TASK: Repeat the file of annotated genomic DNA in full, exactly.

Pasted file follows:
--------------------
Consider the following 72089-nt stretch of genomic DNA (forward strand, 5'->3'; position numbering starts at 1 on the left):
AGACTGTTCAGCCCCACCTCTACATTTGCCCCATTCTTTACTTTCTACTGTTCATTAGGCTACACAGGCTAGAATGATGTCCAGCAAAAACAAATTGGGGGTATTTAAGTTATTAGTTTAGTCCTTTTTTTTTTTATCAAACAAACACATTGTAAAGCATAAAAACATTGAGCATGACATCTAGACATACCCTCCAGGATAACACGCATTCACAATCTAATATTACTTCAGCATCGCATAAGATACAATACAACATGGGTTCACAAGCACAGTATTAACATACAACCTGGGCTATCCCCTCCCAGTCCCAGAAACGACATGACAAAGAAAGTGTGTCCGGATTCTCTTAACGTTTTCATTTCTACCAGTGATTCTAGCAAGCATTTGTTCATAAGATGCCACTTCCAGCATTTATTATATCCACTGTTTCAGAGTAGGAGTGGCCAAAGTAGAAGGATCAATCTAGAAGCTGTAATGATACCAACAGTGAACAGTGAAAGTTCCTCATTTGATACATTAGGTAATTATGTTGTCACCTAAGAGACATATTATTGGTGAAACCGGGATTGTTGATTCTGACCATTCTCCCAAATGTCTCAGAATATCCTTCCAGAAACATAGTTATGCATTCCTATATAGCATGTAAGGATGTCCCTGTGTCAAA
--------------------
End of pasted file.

Consider the following 72089-nt stretch of genomic DNA (forward strand, 5'->3'; position numbering starts at 1 on the left):
AGACTGTTCAGCCCCACCTCTACATTTGCCCCATTCTTTACTTTCTACTGTTCATTAGGCTACACAGGCTAGAATGATGTCCAGCAAAAACAAATTGGGGGTATTTAAGTTATTAGTTTAGTCCTTTTTTTTTTTATCAAACAAACACATTGTAAAGCATAAAAACATTGAGCATGACATCTAGACATACCCTCCAGGATAACACGCATTCACAATCTAATATTACTTCAGCATCGCATAAGATACAATACAACATGGGTTCACAAGCACAGTATTAACATACAACCTGGGCTATCCCCTCCCAGTCCCAGAAACGACATGACAAAGAAAGTGTGTCCGGATTCTCTTAACGTTTTCATTTCTACCAGTGATTCTAGCAAGCATTTGTTCATAAGATGCCACTTCCAGCATTTATTATATCCACTGTTTCAGAGTAGGAGTGGCCAAAGTAGAAGGATCAATCTAGAAGCTGTAATGATACCAACAGTGAACAGTGAAAGTTCCTCATTTGATACATTAGGTAATTATGTTGTCACCTAAGAGACATATTATTGGTGAAACCGGGATTGTTGATTCTGACCATTCTCCCAAATGTCTCAGAATATCCTTCCAGAAACATAGTTATGCATTCCTATATAGCATGTAAGGATGTCCCTGTGTCAAA